So about the intention I will only say,

 The piece is an onion. The core is the original intention. The layers that cover the core until its skin are levels of abstraction at the conceptual level.

The skin is the physical separation between the performance and the audience. The skin is the black plastic covering the windows, the TV looking outside, the live stream.

Andrea Fontana ’19

Senior Project: The Making of a Picture Book: Figs for Olivera, by Anđela Rončević ’19

March 11 - 20, 2019

Somewhere halfway through my internship in a highly conceptual artistic environment, I realized that I needed create a Picture Book: a piece of wood and fiber with paint strokes and written words.

Anđela Rončević '19 - The Making of a Picture Book: Figs for Olivera

Story and illustrations for Figs for Olivera come from my experiences and observations of livelihoods and nature by the coast of the Adriatic sea, and a joy in learning languages. To make a sensible and genuine Picture Book, one has to use a fearless palette of feelings and thoughts. All the illustrations are created with watercolor, with a pinch of white gouache here and there, and color pencils as outlines. Finally, they were all also touched with digital means. For this exhibition, I wished to create a multimedia, interactive space in which one can feel, through all the sensence, the place that the characters inhabit. Photography and video are here to serve as windows into islands, villages, horizons, and humans that I used as reference points.

I grew up below my grandparents’, luscious fig tree, whose treetop covers the whole of our yard. We always sit by the stone table beneath it, to share stories and figs that often fall into our laps, on our heads, or in our coffee cups. To think that a fruit is so full of sunshine that it just has to drop down makes me smile. Some of my family members eat them more, some less - I could eat kilos and kilos of them. And yet, at the end of every summer, there is always more to preserve and dry for the coming cold days.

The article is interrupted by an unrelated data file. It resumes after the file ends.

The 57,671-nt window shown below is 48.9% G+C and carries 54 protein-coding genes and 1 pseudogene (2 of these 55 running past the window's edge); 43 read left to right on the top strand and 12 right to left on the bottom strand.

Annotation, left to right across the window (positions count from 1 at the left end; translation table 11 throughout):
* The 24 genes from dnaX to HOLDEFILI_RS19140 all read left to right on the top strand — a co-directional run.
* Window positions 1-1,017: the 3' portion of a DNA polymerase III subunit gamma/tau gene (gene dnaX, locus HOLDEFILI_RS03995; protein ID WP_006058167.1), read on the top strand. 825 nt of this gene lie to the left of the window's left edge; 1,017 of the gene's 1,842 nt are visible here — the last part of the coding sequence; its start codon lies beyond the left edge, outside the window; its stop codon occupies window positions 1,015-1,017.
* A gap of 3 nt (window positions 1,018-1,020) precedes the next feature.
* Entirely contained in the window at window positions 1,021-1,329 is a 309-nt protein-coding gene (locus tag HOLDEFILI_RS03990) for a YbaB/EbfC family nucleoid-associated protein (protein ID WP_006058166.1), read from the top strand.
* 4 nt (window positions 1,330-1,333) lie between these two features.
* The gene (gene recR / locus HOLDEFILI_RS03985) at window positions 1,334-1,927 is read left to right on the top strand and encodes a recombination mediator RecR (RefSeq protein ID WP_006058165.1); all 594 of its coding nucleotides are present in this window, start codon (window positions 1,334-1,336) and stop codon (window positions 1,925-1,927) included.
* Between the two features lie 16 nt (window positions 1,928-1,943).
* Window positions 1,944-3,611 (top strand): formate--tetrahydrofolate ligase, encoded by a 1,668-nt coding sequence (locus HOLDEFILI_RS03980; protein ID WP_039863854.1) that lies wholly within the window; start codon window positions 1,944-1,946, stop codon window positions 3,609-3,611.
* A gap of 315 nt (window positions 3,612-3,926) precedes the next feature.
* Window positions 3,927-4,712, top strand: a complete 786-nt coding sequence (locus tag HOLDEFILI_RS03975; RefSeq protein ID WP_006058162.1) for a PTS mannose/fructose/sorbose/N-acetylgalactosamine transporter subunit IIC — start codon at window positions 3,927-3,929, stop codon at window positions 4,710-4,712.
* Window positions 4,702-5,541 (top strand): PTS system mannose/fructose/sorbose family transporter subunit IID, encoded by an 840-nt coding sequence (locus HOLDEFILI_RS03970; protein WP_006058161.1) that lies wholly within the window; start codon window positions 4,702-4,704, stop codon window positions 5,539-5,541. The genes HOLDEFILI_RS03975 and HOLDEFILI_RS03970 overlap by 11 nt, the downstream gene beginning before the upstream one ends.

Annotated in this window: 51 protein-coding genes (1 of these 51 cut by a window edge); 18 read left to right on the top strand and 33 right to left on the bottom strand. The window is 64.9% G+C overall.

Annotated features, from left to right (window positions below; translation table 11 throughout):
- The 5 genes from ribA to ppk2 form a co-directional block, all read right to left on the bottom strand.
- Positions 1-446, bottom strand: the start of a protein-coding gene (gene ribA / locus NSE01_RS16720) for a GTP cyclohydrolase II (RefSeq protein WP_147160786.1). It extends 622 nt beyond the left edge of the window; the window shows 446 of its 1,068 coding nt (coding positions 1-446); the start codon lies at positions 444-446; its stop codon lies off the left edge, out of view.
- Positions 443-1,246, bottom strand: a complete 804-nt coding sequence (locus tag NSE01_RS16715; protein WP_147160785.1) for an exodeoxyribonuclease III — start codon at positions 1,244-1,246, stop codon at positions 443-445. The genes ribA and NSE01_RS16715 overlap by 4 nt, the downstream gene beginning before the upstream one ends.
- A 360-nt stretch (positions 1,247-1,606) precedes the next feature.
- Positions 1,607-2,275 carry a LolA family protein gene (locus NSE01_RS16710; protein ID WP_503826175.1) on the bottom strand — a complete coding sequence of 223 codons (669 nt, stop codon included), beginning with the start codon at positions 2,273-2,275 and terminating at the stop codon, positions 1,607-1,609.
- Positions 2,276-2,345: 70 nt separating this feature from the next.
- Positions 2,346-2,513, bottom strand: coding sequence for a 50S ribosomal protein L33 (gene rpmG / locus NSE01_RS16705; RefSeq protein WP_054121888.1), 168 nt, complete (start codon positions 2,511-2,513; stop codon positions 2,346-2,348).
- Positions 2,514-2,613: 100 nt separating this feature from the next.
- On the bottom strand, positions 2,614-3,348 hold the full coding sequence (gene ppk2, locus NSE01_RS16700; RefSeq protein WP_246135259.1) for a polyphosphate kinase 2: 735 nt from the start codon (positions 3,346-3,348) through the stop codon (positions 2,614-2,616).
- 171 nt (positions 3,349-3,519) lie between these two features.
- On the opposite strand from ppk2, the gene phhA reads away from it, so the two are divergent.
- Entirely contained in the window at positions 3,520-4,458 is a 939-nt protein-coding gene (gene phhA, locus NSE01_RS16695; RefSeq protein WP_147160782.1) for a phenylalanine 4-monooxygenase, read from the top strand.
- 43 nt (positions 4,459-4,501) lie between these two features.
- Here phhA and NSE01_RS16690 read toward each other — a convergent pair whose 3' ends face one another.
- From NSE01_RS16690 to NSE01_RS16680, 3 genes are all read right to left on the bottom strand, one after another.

Anđela Rončević '19 - The Making of a Picture Book: Figs for Olivera

I wrote the first, messy draft of Figs for Olivera on September 4th, 2018., while on a plane from Croatia to the USA to start my senior year at COA. Needless to say, it was hard to leave the warm and blue Adriatic sea behind. But that is not the complaint - just another observation. The original text was written in my mother tongue, Croatian. Soon after they were first translated to English, the language I have been using perhaps most for the past 7 years. Often times I feel that the melody and color of English is undermined; I believe that this is not just a language of standardization or practicality. We need to read more poetry in English, read more Picture Books, and feel English as a breathing and living organism. I later translated the story to Italian and German, languages I am not fluent in, yet I lived and dreamed in them in one way or another. It was wonderful to feel the story of Olivera through other three languages dear to my heart. Translation is one of the most important art form that holds the world closer. Its power is often underrepresented, yet so essential in understanding of the nuances of human expressiveness.